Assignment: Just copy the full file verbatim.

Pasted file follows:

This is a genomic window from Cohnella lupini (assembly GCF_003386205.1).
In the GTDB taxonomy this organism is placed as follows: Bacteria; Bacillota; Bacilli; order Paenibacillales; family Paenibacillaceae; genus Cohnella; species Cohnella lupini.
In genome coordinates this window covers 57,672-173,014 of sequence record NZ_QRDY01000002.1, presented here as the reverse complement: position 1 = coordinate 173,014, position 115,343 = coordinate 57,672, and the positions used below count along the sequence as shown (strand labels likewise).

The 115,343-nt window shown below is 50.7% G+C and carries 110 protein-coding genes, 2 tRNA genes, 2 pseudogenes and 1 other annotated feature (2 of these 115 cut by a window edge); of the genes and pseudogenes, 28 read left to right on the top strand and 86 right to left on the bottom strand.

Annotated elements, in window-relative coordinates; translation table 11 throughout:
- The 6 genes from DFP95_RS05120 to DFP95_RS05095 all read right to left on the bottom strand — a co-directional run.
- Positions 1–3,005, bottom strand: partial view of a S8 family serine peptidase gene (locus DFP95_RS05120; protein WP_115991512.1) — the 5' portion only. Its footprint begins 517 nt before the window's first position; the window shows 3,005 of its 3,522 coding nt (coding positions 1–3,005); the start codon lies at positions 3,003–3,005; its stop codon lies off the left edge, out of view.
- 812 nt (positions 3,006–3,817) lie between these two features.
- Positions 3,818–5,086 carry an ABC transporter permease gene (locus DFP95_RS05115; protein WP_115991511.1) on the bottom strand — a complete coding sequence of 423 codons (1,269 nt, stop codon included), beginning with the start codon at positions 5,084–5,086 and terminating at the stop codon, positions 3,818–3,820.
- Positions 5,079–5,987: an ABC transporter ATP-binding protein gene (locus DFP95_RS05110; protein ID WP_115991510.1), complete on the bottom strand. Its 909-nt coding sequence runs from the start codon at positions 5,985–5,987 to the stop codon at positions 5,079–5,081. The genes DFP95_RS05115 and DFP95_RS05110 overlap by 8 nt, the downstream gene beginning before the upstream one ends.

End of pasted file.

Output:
This is a genomic window from Cohnella lupini (assembly GCF_003386205.1).
In the GTDB taxonomy this organism is placed as follows: Bacteria; Bacillota; Bacilli; order Paenibacillales; family Paenibacillaceae; genus Cohnella; species Cohnella lupini.
In genome coordinates this window covers 57,672-173,014 of sequence record NZ_QRDY01000002.1, presented here as the reverse complement: position 1 = coordinate 173,014, position 115,343 = coordinate 57,672, and the positions used below count along the sequence as shown (strand labels likewise).

The 115,343-nt window shown below is 50.7% G+C and carries 110 protein-coding genes, 2 tRNA genes, 2 pseudogenes and 1 other annotated feature (2 of these 115 cut by a window edge); of the genes and pseudogenes, 28 read left to right on the top strand and 86 right to left on the bottom strand.

Annotated elements, in window-relative coordinates; translation table 11 throughout:
- The 6 genes from DFP95_RS05120 to DFP95_RS05095 all read right to left on the bottom strand — a co-directional run.
- Positions 1–3,005, bottom strand: partial view of a S8 family serine peptidase gene (locus DFP95_RS05120; protein WP_115991512.1) — the 5' portion only. Its footprint begins 517 nt before the window's first position; the window shows 3,005 of its 3,522 coding nt (coding positions 1–3,005); the start codon lies at positions 3,003–3,005; its stop codon lies off the left edge, out of view.
- 812 nt (positions 3,006–3,817) lie between these two features.
- Positions 3,818–5,086 carry an ABC transporter permease gene (locus DFP95_RS05115; protein WP_115991511.1) on the bottom strand — a complete coding sequence of 423 codons (1,269 nt, stop codon included), beginning with the start codon at positions 5,084–5,086 and terminating at the stop codon, positions 3,818–3,820.
- Positions 5,079–5,987: an ABC transporter ATP-binding protein gene (locus DFP95_RS05110; protein ID WP_115991510.1), complete on the bottom strand. Its 909-nt coding sequence runs from the start codon at positions 5,985–5,987 to the stop codon at positions 5,079–5,081. The genes DFP95_RS05115 and DFP95_RS05110 overlap by 8 nt, the downstream gene beginning before the upstream one ends.